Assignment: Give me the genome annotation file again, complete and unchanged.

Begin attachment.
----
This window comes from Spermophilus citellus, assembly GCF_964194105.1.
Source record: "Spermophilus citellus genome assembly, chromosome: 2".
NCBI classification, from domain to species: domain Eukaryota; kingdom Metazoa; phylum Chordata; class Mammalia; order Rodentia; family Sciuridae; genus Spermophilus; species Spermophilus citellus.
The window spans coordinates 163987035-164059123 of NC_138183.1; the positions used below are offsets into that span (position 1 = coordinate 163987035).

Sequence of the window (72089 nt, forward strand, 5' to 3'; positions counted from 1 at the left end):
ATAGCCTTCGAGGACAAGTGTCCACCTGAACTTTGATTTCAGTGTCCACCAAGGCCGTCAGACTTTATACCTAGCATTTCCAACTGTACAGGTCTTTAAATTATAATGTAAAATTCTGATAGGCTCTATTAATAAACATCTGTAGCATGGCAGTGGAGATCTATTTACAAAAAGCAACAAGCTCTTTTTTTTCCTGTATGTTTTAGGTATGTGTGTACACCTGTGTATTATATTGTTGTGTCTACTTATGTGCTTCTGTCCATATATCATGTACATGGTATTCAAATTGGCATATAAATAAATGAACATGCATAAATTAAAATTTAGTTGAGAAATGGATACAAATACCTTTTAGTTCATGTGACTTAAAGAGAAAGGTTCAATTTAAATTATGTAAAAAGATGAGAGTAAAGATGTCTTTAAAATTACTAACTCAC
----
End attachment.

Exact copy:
This window comes from Spermophilus citellus, assembly GCF_964194105.1.
Source record: "Spermophilus citellus genome assembly, chromosome: 2".
NCBI classification, from domain to species: domain Eukaryota; kingdom Metazoa; phylum Chordata; class Mammalia; order Rodentia; family Sciuridae; genus Spermophilus; species Spermophilus citellus.
The window spans coordinates 163987035-164059123 of NC_138183.1; the positions used below are offsets into that span (position 1 = coordinate 163987035).

Sequence of the window (72089 nt, forward strand, 5' to 3'; positions counted from 1 at the left end):
ATAGCCTTCGAGGACAAGTGTCCACCTGAACTTTGATTTCAGTGTCCACCAAGGCCGTCAGACTTTATACCTAGCATTTCCAACTGTACAGGTCTTTAAATTATAATGTAAAATTCTGATAGGCTCTATTAATAAACATCTGTAGCATGGCAGTGGAGATCTATTTACAAAAAGCAACAAGCTCTTTTTTTTCCTGTATGTTTTAGGTATGTGTGTACACCTGTGTATTATATTGTTGTGTCTACTTATGTGCTTCTGTCCATATATCATGTACATGGTATTCAAATTGGCATATAAATAAATGAACATGCATAAATTAAAATTTAGTTGAGAAATGGATACAAATACCTTTTAGTTCATGTGACTTAAAGAGAAAGGTTCAATTTAAATTATGTAAAAAGATGAGAGTAAAGATGTCTTTAAAATTACTAACTCAC